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Currently I have a MySQL query I run in PHP and when going through the results I update the original table but a simple table with 500 rows takes 30 seconds to complete:

$sqlquery = mysql_query('SELECT id, special_data FROM stats_visits WHERE processed = 0');
while($row = mysql_fetch_assoc($sqlquery)){ 
    $stat_id = $row['id'];
    // Make use of special_data field for some operations
    mysql_query('UPDATE stats_visits SET processed = 1 WHERE id = ' . $stat_id);
}

Is it because I am updating the table from which I am selecting? I've solved this by doing the following but because the table might have thousands of records in future I'm unsure how well the IN will hold up:

$statids = array();

$sqlquery = mysql_query('SELECT id, special_data FROM stats_visits WHERE processed = 0');
while($row = mysql_fetch_assoc($sqlquery)){ 
    $statids[] = $row['id'];
    // Make use of special_data field for some operations
}

mysql_query('UPDATE stats_visits SET processed = 1 WHERE id IN(' . implode(',', $statids) . ')');
share|improve this question
3  
Why are you fetching all of the rows and updating by id instead of just updating based on the conditions you used in the SELECT? –  Wooble Apr 13 '12 at 14:19
    
In that select (I should probably have indicated this) I select more data, use it for processing and once used I need to indicate this by setting processed=1 so in the next run I can skip it. –  ChimeraTheory Apr 13 '12 at 14:31
    
If all you're doing is updating the processed column then theres no reason to run a SELECT and an UPDATE query. You can do it with the answer @Truth provided below. The other option is to use an array of edited data and combine everything into two queries. –  gorelative Apr 13 '12 at 14:39
    
You can also look into using temp tables and cross table updates -> ricochen.wordpress.com/2011/06/21/… –  gorelative Apr 13 '12 at 14:41
    
I am not simply updating the column, I've edited my question indicate I select more data, use it and then once done I set that record as "processed". –  ChimeraTheory Apr 13 '12 at 14:50

3 Answers 3

up vote 2 down vote accepted

In the first version you're hitting the database once for every single update. This is normally a bad idea. The 2nd version is hitting the database once.

If you are concerned about how this will work out in the future, perhaps create a hybrid. Batch the updates up into groups of 100 and update them in blocks.

share|improve this answer
    
Batch sounds like a great idea - implemented it and works like a charm and no worries about queries being too long. Thank you. –  ChimeraTheory Apr 13 '12 at 14:55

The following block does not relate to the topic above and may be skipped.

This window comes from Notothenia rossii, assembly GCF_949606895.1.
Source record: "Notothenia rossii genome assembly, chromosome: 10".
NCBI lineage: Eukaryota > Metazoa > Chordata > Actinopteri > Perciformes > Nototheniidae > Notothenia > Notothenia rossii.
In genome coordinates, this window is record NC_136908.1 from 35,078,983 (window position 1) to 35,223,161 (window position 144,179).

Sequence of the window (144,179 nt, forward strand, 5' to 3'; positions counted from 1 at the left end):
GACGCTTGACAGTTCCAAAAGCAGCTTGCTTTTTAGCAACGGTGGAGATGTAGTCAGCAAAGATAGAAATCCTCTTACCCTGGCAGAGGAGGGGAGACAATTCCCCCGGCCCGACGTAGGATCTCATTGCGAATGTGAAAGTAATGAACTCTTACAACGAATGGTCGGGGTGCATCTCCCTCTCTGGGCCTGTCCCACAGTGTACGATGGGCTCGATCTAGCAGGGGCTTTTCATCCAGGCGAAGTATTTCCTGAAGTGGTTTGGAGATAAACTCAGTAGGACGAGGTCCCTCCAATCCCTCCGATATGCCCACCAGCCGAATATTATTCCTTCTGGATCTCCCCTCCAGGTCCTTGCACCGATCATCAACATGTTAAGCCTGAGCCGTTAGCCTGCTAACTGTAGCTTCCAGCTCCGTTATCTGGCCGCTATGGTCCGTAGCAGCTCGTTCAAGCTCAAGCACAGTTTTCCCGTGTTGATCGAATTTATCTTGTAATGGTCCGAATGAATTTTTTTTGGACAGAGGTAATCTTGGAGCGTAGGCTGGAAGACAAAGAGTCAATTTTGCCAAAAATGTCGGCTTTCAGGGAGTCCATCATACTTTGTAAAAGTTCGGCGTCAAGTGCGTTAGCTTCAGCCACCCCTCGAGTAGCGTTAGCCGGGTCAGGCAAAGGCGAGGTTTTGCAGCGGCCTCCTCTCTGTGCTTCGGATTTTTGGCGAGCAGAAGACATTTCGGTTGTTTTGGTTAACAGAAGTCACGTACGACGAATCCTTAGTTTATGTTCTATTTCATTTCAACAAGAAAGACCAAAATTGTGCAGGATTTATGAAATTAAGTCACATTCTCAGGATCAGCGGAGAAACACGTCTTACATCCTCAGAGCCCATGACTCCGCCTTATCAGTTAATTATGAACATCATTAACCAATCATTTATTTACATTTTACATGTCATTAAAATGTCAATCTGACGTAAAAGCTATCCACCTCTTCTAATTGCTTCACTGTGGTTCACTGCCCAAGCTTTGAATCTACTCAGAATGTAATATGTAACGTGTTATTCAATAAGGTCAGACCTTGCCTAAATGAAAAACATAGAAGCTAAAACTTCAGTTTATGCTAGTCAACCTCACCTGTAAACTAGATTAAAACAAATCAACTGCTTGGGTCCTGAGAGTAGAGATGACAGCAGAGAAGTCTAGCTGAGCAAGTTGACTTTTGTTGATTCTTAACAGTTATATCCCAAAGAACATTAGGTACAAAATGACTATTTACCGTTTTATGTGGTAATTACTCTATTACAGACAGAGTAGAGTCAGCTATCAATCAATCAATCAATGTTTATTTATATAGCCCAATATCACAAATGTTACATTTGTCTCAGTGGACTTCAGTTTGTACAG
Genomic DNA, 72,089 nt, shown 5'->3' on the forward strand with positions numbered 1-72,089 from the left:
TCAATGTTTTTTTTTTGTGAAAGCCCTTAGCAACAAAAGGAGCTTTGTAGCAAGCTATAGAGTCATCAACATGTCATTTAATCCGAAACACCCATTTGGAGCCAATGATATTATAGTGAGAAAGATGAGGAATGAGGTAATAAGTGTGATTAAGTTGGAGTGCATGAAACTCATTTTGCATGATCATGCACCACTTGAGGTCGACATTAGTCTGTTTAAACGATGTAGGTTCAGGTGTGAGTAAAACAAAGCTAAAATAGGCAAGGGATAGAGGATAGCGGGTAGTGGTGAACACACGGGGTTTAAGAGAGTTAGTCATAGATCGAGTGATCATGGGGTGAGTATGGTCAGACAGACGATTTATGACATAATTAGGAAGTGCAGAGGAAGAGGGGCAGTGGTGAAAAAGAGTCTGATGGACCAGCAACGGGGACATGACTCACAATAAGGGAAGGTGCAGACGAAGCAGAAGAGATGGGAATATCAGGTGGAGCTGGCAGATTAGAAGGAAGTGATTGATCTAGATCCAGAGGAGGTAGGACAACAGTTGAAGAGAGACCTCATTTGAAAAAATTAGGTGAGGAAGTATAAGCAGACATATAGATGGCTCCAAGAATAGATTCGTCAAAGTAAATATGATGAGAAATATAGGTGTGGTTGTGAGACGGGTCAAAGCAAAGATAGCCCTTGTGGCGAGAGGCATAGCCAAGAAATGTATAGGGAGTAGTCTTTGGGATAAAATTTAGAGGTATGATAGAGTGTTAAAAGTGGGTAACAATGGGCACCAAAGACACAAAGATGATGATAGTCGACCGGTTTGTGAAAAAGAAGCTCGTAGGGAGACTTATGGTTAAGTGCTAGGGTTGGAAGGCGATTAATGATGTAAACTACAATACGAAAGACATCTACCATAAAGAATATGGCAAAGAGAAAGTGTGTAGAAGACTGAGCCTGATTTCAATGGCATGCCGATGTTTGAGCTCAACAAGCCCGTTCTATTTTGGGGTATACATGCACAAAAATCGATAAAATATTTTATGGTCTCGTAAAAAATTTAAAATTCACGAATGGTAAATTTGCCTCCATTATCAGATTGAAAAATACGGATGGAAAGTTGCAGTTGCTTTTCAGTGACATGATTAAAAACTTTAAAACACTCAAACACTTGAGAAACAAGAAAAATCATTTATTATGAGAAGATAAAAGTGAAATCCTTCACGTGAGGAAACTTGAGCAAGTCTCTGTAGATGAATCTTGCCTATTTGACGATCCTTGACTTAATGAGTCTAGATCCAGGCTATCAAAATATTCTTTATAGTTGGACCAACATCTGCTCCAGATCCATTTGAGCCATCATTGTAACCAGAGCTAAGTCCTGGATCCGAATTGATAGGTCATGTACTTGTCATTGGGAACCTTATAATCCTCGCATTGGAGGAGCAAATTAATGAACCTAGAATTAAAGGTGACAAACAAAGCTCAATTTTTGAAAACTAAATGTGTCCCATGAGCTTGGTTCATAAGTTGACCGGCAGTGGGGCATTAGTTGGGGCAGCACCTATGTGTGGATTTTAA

If all you want is to update all the records to being processed = 1 Why not resolve it with a single query?:

UPDATE `stats_visits` SET `processed` = 1 WHERE `processed` = 0;
share|improve this answer
    
Because in that select (I should probably have indicated this) I select more data, use it for processing and once used I need to indicate this by setting processed=1 so in the next run I can skip it. –  ChimeraTheory Apr 13 '12 at 14:28
    
-1 If he does processing (as specified above) then you could accidentally mark records as processed that are not actually processed. –  Timothy Baldridge Apr 13 '12 at 14:33
    
in the OPs query above all hes doing is selecting rows, and then updating those rows. Effectively doing what @Truth has stated is the same thing. This is the correct answer. Your other option is to combine this UPDATE with the UPDATE for your "processing" of "other data".. –  gorelative Apr 13 '12 at 14:36
    
You can also look into using temp tables and cross table updates -> ricochen.wordpress.com/2011/06/21/… –  gorelative Apr 13 '12 at 14:42

The easiest way would be to store all of the ids which need updating as an array then implode these into the query with the IN operator.

e.g.

$processedArray= array();
while($row = mysql_fetch_assoc($sqlquery)){ 
    $stat_id = $row['id'];
    //Your processing goes here
    $processedArray[] = $stat_id; //Store an id if it needs updating as processed
}

mysql_query('UPDATE stats_visits SET processed = 1 WHERE id IN ('.implode(',', $processedArray).')');
share|improve this answer
    
That's what I ended up doing. –  ChimeraTheory Apr 13 '12 at 14:54

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